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Researching Biomedical Engineering in Singapore

Posted on December 02, 2019


Why did you decide to do an international internship?

I was looking for research in biomedical engineering, specifically in instrumentation and medical devices. The National University of Singapore's (NUS) exchange with my home institution made this search simpler. I gave me the hands-on experience I was looking for. Getting the Gilman Scholarship secured this trip, and there is no way I would have the amazing experience without it.

Tell us about the program you went on

NUS's program partnering with several institutions for study abroad is called the Summer Engineering Research Internship for U.S. Students (SERIUS). I stayed on campus at the Prince George’s Dormitory. All students in the program were accepted to work with different research faculty on projects that they applied for. I looked into programming a sensor to measure arm motion for post-stroke patients for rehabilitation. I am grateful for Dr. Yu Haoyong's mentorship and advice on the project and was able to pass it on after I left. In addition to research, touring Singapore’s many exotic attractions was quite doable. There were hanging gardens, tropical rainforests, miles of shopping, and hordes more of multicultural blends of foods from all of Southeast Asia. Singapore developed into a blossoming city-state of many cultural influences that made my time there exciting.

How did you pay for your intern abroad experience?

The Johns Hopkins University School of Engineering sponsored the program’s tuition. For the flight, room, and board, I received the Benjamin A. Gilman International Scholarship funded by the U.S. Department of State. Together the two grants gave me the chance to pursue the summer program in Singapore.

What is one thing you wish you would have known about interning abroad before you left?

I wish I knew to find out more about my mentor, my project, and planned my weekend excursions before I got to Singapore. It would have prepared me for what was to come, and given me more time to explore the city. My 8-week program passed by too quickly, and I miss exploring the many facets of Singapore that I discovered while there.

Did you experience any discrimination abroad because of your race, sex, religion, sexual orientation or a physical disability? If so, what did you learn from the experience?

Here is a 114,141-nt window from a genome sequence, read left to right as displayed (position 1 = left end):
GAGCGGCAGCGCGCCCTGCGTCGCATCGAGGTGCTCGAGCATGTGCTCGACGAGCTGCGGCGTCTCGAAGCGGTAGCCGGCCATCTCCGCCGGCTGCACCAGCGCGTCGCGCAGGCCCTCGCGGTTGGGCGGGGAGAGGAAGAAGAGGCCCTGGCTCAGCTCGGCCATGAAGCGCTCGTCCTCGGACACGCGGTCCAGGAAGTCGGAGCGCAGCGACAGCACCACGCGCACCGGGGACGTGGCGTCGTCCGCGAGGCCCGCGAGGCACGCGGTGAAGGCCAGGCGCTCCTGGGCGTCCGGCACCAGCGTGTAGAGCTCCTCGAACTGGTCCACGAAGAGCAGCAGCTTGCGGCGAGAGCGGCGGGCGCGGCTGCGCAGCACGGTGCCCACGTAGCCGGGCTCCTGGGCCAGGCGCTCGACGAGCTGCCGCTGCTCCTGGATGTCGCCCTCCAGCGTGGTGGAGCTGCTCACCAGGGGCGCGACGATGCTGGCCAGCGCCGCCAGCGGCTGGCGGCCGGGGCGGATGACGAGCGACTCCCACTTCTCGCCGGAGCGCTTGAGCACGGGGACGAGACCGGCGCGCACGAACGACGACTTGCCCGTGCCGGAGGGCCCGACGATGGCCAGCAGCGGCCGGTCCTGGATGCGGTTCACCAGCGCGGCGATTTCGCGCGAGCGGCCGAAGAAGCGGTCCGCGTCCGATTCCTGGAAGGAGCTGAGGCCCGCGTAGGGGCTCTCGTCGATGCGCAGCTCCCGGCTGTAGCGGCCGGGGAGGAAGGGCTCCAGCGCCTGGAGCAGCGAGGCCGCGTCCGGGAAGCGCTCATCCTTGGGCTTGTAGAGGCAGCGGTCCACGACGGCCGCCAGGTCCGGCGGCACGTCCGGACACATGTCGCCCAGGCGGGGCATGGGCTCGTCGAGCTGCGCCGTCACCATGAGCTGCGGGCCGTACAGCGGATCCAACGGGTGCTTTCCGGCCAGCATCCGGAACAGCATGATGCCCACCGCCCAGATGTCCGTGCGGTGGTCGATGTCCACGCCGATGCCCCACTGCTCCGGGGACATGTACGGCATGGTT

Singapore’s culture emphasizes the respect rooted from filial piety and combined with the new-age mindset of most people, everyone was quite receptive of me and other study abroad students. The country sets education as its utmost priority, and to see foreign students pleased many natives.

How has interning abroad benefited you, personally and academically?

The internship gave me familiarity with medical device design, and cooperation with physicians and clinicians. I had the opportunity to talk to engineering professors, clinicians, and researchers all working to learn and help rehabilitate stroke survivors. It gave me a better outlook on areas of focus for my own studies back at Hopkins.

What was the most memorable moment of interning abroad?

One weekend, several students and I walked through the urban Gardens by the Bay and looked over the bay towards the two giant durian-shaped buildings (the Esplanade). We then stopped in Chinatown and visited all the shops and alleys to end up at the renown food centers. I think we ended the night in Clarke Quay in time to experience the nightlife experience by the river. It was indeed an urban adventure that pretty much set the experience for the summer: food and fancy.

What advice do you have for students thinking about international internships?

Find what you want to do in the place you want to go. If there's a program that fits both criteria, take it and don't look back. If money becomes an issue, definitely look for scholarships like the Gilman Scholarship for study abroad.

Any additional comments or thoughts that you have about your intern abroad experience

As part of the Gilman Scholarship, I did a follow-up project. I gave a short talk to other students in my major back at Hopkins. My point was that its possible to study abroad, even after freshman year, and find funding to do so. I coordinated with Gilman to speak about my experiences at the 2014 National Engineers Without Borders Conference and at County of Baltimore Community Colleges. Everyone that I talked to felt better about study abroad for themselves.

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